Deafening White Noise
White noise is defined by the Merriam-Webster dictionary as a constant background noise; especially one that drowns out other sounds. Colloquially, according to Wikipedia, white noise is described as “a backdrop of ambient sound […] as a veritable instance of some defined familiar sound so that masks or obliterates underlying information” such as chatter in a confined place.
Socially, I notice that white people have determined what white noise is. As an extension of the idea that whiteness yields its power from its “invisibility”, white noise is the backdrop to sounds that white people deem appropriate for their racial comfort. Noise made only for/by them.
Personal instances of this are plentiful. An example comes from my first class assignment when I did my honour’s degree in social anthropology at the University of Cape Town (UCT). The assignment was a paired observational exercise with the objective to highlight differences in perspectives on the same subject. I was paired with a white male classmate. For our group project, we decided to observe the happenings of a bowling club in Rondebosch. Prior to our excursion, I had no knowledge of bowling clubs and the reason for my ignorance was apparent as soon as we entered the premises of Rondebosch Bowling Club. I saw that bowling is a sport for white people, particularly middle-aged white men. This was not a place that my 25-year-old self would have been familiar with. It was a mutual feeling where I had to deal with the stares of club members who, within my earshot, asked: “what the brown girl is doing”. While my observations revolved around the experience of being Black in a white space, my fieldwork partner’s main observation pointed to a disruption to white noise. Argued along lines of language, my classmate was acutely aware of the audibility of Xhosa being spoken between two Black workers on the bowling grounds.
Another story from my year at UCT comes from a conversation between my honours supervisor and I. During a meeting my white supervisor told me how the white people in his office continuously complained about the noise levels of Black students walking past their windows on campus. My supervisor made it a point to vehemently deny any association to this discourse on disturbances to white noise by also highlighting that, expectedly, this idea of noise pollution was never attached to white students.
The maintenance of white noise by white people is not specific to South Africa. I once witnessed a Dutch woman shush a group of South Americans on a tram in Amsterdam. It was clear that this Dutch woman felt it necessary to police the level of noise being made in a public tram carriage.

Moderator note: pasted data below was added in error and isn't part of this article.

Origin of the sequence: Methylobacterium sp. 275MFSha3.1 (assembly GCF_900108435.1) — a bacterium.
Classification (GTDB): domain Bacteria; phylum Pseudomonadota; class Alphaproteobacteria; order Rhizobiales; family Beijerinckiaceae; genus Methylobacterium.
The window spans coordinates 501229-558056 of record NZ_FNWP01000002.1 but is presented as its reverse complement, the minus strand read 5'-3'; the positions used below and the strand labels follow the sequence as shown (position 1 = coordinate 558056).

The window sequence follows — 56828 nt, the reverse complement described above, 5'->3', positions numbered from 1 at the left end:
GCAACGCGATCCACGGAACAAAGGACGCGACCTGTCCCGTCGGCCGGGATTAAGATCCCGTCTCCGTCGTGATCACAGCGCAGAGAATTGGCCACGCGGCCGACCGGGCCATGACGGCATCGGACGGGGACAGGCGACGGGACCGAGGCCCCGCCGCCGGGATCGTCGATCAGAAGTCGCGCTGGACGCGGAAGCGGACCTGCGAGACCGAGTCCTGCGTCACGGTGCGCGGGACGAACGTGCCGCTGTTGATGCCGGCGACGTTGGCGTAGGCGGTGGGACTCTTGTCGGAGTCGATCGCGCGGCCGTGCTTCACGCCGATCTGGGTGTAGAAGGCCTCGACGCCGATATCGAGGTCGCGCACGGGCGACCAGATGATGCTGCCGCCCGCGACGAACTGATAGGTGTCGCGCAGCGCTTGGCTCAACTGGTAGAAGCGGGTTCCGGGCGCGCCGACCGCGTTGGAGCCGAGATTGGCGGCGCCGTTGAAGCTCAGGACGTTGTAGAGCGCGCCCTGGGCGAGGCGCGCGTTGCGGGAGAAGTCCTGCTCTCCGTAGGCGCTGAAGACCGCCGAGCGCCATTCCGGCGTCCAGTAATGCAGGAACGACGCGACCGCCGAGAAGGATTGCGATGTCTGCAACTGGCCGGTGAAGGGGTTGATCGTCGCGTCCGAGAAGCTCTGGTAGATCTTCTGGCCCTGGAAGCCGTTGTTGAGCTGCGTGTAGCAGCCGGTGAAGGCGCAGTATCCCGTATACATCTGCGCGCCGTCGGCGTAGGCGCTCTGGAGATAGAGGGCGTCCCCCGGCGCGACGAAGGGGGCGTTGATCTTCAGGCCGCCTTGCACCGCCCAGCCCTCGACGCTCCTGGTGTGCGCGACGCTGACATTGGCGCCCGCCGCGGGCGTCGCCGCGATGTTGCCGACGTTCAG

That white people think we are loud is not a secret but what about the noise that they make? The noise made by white people sounds like nails on a chalkboard. I developed a sensitivity to noise made by white people while living in a student residence during my undergraduate years at Stellenbosch University. Too often was my peace disturbed by the noise of loud white students. Like white people, I have taken to silencing the piercing white noise—much to their dismay.
Recently, amongst my friends, the notion of white noise has surfaced. A few weeks ago, I went on a short holiday with a white American friend to Mozambique. Unknowingly, we found ourselves in a small beach town that was popular amongst white South Africans. It was during this trip that I told my friend about the shrilling frequency of white noise. Observations proved my theory correct as she noticed how white South Africans were able to clear a room. Where white people were around, people who were not white distanced themselves—myself included. Upon my return home, I was talking to a friend from Botswana who was annoyed while travelling 8-hours on a bus from Germany and The Netherlands. The cause of her irritation was the white noise being made by exasperating white “bros”. I did not envy her
To be clear, I am not claiming that we cannot be loud. We have a vibrancy that counters the stiffness of western societies. The problem is that white people see themselves as the noise police as if white noise is comforting to all. My examples may be light however there are dire consequences for some who do not to conform to the expectations of whiteness by disrupting white racial comfort through sound.
*This article was originally published on THANDIWE NTSHINGA